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‘Old’ Is Proof Not Every Adaptation Has To Be A Movie Adaptation – Review

Perhaps the most interesting thing about Old is the thing that holds it back. Based on the graphic novel Sandcastle by Pierre Oscar Levy and Frederik Peeters and adapted for the big screen by M. Night Shyamalan, Old is a science fiction tale about an island utopia that isn’t all that utopic. Some might say the whole utopia-turned-dystopia is overplayed, and it probably is, but it’s popular for a reason. It keeps us on the edge of our seats and twists everything humanity craves and savors into a small, inescapable hell.

Old follows a family and some strangers on a vacation resort’s beach. The idyllic location turns into a nightmare as the vacationers realize that the island speeds up aging. This premise is simple enough and leaves room for plenty of possibilities, which is the beauty of the genre. However, the film shuts down these possibilities as soon as you conceive of them.

Old - Still
Thomasin McKenzie as Maddox (left) and Alex Wolff as Trent (right). Poor kids. (Courtesy of Universal Pictures)

Shyamalan’s direction incorporates these neat turns and zooms, but they rarely focus on what’s going on or what seems important. Instead, we’re left wondering what’s happening off camera and how what’s happening on camera relates to it. Before the story can entertain these questions, the camera cuts to something else, creating even more confusion.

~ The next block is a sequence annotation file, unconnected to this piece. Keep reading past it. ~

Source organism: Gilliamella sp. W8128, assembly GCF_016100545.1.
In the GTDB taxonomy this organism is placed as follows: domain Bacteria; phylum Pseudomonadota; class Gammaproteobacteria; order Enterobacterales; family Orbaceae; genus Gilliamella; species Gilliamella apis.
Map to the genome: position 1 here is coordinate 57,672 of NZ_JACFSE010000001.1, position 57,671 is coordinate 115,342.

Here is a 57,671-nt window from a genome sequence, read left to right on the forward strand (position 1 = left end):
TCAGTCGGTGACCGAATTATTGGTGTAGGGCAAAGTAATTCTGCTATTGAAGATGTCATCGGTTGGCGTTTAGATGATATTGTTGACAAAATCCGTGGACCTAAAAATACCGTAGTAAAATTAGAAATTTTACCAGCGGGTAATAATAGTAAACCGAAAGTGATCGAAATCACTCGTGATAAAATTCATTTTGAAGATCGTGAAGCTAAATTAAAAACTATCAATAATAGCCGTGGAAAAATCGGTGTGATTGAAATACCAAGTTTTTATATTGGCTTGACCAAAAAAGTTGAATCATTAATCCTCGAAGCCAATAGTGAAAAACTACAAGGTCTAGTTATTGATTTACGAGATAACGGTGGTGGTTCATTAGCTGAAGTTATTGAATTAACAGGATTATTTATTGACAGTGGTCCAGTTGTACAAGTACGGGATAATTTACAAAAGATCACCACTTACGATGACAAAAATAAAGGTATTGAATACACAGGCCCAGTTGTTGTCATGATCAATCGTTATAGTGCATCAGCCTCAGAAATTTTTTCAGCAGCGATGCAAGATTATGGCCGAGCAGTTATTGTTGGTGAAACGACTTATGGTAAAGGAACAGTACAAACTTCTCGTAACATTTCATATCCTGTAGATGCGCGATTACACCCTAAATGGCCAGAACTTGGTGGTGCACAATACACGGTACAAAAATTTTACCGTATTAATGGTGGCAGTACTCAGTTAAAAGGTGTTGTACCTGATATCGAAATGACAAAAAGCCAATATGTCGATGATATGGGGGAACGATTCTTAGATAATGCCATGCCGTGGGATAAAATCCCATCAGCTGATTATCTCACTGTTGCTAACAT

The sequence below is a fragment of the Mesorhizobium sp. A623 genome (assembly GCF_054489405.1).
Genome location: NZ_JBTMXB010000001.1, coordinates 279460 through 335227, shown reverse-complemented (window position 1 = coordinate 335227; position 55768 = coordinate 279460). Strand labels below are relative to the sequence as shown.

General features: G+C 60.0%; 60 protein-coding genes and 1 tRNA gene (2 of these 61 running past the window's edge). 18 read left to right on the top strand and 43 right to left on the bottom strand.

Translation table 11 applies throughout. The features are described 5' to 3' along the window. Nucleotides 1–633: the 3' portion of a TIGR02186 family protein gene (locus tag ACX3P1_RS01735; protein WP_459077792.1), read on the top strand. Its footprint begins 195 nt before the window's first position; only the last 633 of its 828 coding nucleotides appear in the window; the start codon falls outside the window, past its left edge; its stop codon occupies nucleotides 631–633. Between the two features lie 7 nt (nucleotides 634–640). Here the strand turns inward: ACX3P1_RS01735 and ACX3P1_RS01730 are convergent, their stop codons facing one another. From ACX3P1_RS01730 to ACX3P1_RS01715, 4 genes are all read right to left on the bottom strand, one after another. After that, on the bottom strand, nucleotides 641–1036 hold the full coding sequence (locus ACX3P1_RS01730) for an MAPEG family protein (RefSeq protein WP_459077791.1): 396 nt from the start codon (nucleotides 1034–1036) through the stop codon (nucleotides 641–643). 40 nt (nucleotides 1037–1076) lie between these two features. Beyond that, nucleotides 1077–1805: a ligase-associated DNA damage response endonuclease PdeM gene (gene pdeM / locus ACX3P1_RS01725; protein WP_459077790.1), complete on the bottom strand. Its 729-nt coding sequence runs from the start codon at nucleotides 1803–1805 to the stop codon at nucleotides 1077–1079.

Shyamalan’s dialogue conveniently does all the thinking and explaining for us. All the adult characters are professionals in their own fields and know what they’re talking about. This can definitely be helpful, but their expertise is used only to discredit any theories you may have about the island all too soon or give you their theory and explain why it’s right. Beyond that, it’s unrealistic and uncanny. Thank you, Mr. Doctor character, for explaining your degree and how it can help move the scene forward.

These elements don’t break the movie, they break the storytelling. The source material, Sandcastle, is 112 pages. Stretching that material into two hours of film was undoubtedly hard, but maybe it shouldn’t have been done in the first place. A Ray Bradbury tale like this works best as a fun episode of The Twilight Zone or Black Mirror.

Nolan River as Young Trent. Talk about great casting. (Courtesy of Universal Pictures)

The narrative issues shouldn’t entirely discourage you from enjoying it though. Old has a very interesting twist with a message that people of all ages can relate to. On top of this, it has moments of pure thrill and heart in that very specific way only M. Night Shyamalan can do. With Old, Shyamalan discovers another truth about the human soul and why it should be cherished.

Old is a product of its genre, more specifically Shyamalan’s own genre filmmaking. The beautiful beach, the characters that easily fall into tropes, and the eerie incidents blend well to make for a treat for any fan of the classic science fiction that asks a simple question, What if…? and goes down the rabbit hole from there.

Rating: 5/10

Old opens in theaters on July 23.

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